“Brad Thomas Parsons tracks the bitters boom in his new book Bitters, and manages to elevate herbs to an art form.”
“Fascinating…Parsons offer[s] techniques for making bitters at home as well as a great collection of unique cocktail recipes.”
—The Washington Post, 11/8/11
“The literary apotheosis of the bizarre and undeniably beautiful artisanal and historic cocktail trend.”
—The Atlantic, 11/4/11
“Cocktails are very much in again and bitters are the belle of the ball. We are totally ready to geek out with this one.”
—The Huffington Post, 8/25/11
“Brad has not only written the definitive volume on bitters, but also proven himself a bartender of the highest order: an inspired mixologist and a gifted storyteller whose generous, engaging voice makes you want to order round after round.”
—Matt Lee and Ted Lee, authors of The Lee Bros. Simple Fresh Southern
“Bitters turns a potentially esoteric topic into a breezy read, packed with recipes for the bar and kitchen that we will certainly be adding to our repertoire. Brad’s witty, generous storytelling and excellent historical research, paired with the handsome visuals, set this book apart.”
—Frank Castronovo and Frank Falcinelli, authors of The Frankies Spuntino Kitchen Companion & Cooking Manual and chef/owners of Frankies Spuntino and Prime Meats
“I love bitters! Brad’s book is a must-have for all booze nerds. The history is fascinating and the recipes are awesome.”
—David Chang, chef/owner of Momofuku
“Thanks to Brad Thomas Parsons’s inquisitive detective work, readers can discover how cocktail bitters rose from the ashes of Prohibition to become an indispensable ingredient for the country’s top mixologists.”
—Jim Meehan, managing partner at PDT and author of The PDT Cocktail Book
“Similar to the mysterious and storied elixir it documents, Bitters is bright, refreshing, complex, and essential. It will also cure your gout. Any fan of cocktails will desire it, but so will any fan of fascinating history, good writing, or gentian root.”
—John Hodgman, author of That Is All
Top customer reviews
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Against that backdrop, the second section really offers what I came for. It provides recipes for a range of bitters, and demonstrates common proportions of the least familiar ingredients. Given these as bases, and given the strongly stereotyped procedure for preparing the bitters, I'm eager to try a few, then go off on my own. (Maybe I'll try the cranberry bitters, alluded to but without recipe or suppliers.) The third section provides not just cocktail recipes from different eras of the American cocktail history, but a glimpse into the world of cocktail culture and community. Wow - some people take their tipple incredibly seriously. I can't complain too much, though, because these bold and dedicated explorers have made it possible for dabblers like me to get started. The book's fourth section interested me only a little, as the non-beverage culinary uses of bitters.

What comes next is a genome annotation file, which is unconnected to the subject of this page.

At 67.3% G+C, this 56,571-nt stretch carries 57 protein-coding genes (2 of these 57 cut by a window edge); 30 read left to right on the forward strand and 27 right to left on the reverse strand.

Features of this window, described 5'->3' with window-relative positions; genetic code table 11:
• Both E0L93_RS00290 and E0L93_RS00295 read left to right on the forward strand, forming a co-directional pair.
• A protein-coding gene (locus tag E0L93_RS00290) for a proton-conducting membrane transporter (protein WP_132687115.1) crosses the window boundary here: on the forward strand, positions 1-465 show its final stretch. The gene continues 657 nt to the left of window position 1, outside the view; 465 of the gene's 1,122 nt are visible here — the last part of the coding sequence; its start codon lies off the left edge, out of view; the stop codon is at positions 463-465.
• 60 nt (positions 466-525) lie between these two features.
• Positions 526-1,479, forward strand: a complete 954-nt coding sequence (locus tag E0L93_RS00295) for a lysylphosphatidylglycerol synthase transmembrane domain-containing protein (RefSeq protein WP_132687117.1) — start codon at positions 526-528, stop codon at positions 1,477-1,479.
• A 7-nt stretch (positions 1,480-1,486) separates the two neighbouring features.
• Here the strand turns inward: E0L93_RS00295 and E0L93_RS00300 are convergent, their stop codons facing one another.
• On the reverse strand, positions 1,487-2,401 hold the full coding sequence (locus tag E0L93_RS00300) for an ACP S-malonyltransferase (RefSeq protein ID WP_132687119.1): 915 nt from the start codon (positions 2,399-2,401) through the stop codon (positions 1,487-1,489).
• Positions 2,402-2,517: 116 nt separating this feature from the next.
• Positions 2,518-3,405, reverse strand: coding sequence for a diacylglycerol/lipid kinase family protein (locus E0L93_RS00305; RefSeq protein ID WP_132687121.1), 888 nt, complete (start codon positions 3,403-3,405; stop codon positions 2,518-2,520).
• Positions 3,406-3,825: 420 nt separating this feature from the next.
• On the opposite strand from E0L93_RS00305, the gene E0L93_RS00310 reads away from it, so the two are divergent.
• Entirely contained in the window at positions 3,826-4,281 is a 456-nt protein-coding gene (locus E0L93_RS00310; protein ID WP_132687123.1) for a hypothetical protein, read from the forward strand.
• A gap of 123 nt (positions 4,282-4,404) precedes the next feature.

Outside of the recipes, the lists of common (and uncommon) ingredients in bitters were very helpful, as were lists of suppliers. The latter might not be very useful years from now, but will help readers contemporary with the book's publishing. This brings together information from a wide range of sources, many of them historical, personal, and otherwise difficult to access. For someone like me, interested in the topic but not dedicated to it, this represents a unique resource for this very specialized corner of the culinary world.
-- wiredweird, a bitters old man
Update: Tested the orange bitters recipe. It has a fresher orange taste than any commercial product I've tried. Next time, I might boost the minor flavors and bitterness - not complaining, it's just that I mess with almost every recipe I try.
The historical information was nice, but the actual "reading" portion of this book took me about 30 minutes.
If you are looking for recipes for bitters and bitter containing drinks, get this book. If you are looking for a fascinating read about bitters or for in depth explanations of various techniques to make your own bitters, you will find more information in 30 minutes on the interweb.
Great history of Bitters and its origins.
Really enjoyed this book.
I really love the history of bitters, with some general history of mixed drinks in general. At first I couldn't understand why there was a list of companies and their primary flavors, but once I began poking around online for bitters I understood. It's actually very valuable. The recipes are as well.
Overall an excellent book. The physical quality of the book is also very nice. I hate dust covers and they didn't make me deal with one. They created a very nice, colorful, hardback book.